We’re Sorry to See You Go: How to Escape All Social Media Forever

I’ve been social media free for a few months now. The psychological benefit is greater than I ever imagined. It feels like real life is back. I don’t suffer the constant nagging drag of having a mind in two places. I highly recommend it.

You already know why you should delete your social media accounts. At best it’s a huge waste of your time. But maybe the threats to democracy and life and free will also get you down.

Here’s how to do it. The following links go to the official support pages for each platform, so hopefully these instructions will be valid in perpetuity.

Delete your Facebook account (just remember to download your photographs first and check that you definitely have your elderly relatives’ phone numbers)

Deactivate Twitter (after maybe sending a few DMs to swap email addresses with people you met there before the enshittening took place)

Delete Instagram (because it may look friendly but it’s owned by Facebook)

Delete WhatsApp (it’s stupid and insidious and also owned by Facebook. Group chat might look convenient but email has been capable of the same thing for decades; if you have a webmail app you’re even still using the same device so the convenience is an illusion. Don’t be strongarmed by cunts volunteer platform evangelists)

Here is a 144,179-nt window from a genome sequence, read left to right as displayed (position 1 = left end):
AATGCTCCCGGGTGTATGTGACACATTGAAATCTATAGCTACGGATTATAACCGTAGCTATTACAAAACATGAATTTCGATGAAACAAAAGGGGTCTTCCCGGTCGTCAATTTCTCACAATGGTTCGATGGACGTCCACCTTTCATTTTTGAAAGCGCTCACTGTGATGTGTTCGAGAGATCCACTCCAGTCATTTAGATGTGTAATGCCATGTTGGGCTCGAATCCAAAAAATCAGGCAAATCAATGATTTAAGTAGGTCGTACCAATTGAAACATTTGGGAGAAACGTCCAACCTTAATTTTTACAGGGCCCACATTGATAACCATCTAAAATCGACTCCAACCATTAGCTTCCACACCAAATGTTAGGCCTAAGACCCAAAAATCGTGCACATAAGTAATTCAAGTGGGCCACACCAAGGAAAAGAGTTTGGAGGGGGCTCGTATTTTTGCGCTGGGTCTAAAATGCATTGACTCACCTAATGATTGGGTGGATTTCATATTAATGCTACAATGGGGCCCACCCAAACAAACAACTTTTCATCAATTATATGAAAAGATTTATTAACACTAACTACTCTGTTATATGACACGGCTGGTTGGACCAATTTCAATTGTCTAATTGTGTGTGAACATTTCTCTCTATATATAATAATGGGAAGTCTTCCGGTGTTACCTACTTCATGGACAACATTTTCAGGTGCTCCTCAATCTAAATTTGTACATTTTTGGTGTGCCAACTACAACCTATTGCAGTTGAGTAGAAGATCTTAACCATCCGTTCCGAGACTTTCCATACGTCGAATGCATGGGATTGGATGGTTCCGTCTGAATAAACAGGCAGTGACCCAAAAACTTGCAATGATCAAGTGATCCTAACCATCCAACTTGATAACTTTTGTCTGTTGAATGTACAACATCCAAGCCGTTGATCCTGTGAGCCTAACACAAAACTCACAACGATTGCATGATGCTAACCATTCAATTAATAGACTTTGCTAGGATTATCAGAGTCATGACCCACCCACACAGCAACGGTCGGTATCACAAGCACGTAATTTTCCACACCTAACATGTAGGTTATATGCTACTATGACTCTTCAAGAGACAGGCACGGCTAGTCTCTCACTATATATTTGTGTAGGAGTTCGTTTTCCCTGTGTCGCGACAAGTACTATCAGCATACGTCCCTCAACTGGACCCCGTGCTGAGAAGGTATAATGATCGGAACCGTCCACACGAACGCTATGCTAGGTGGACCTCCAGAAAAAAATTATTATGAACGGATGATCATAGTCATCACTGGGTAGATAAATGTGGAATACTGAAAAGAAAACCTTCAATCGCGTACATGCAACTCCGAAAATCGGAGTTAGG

Delete Snapchat (unless, of course, you’re 12 or a flasher. No wait, then you really should delete Snapchat!)

Delete TikTok (it’s worth nothing to you and everything to Xi)

Delete Pinterest (fetch will never happen)

Delete LinkedIn (I briefly had a soft spot for the squarest space of all and even Jaron Lanier says it’s a friendly option, but it’s turning to shit anyway)

Delete Reddit (don’t worry, you’ll still see it constantly thanks to its increasingly high place in Google rankings)

Speaking of which, you could always make DuckDuckGo your default search engine instead of Google

Hypocrite’s Corner

Delete Substack (I haven’t done this yet because the platform is good and has helped me to grow my audience. I like how it prioritises longform writing instead of social media nuggets. I am yet to find a good non-corporate alternative. This, of course, might change.)

Migrate from Gmail to Proton Mail (I haven’t done this because Proton Mail is too expensive for me and I don’t like its search functionality, but it’s a good move if those things aren’t a problem for you)

Delete Tumblr (I share an account with my wife and it’s strictly ‘write only,’ a place to store photographs for free. It’s owned by Automattic who I’ve long seen as good guys of the Internet but there may be trouble ahead)

Each time you escape a platform, turn back briefly to say this:


Robert Wringham is the editor of New Escapologist. He also writes books and articles. Read more at wringham.co.uk

8 Responses to “We’re Sorry to See You Go: How to Escape All Social Media Forever”

  1. Tucker says:

    I used to work in social media and the first thing I did when I retired was kill twitter and LinkedIn. I kept FB for community stuff & marketplace but since Canadians can no longer post news, it’s lost 95% of its functionality to me. I check it once-a-day to basically go through my memories and make all of my past posts private (a soothing pastime, shockingly).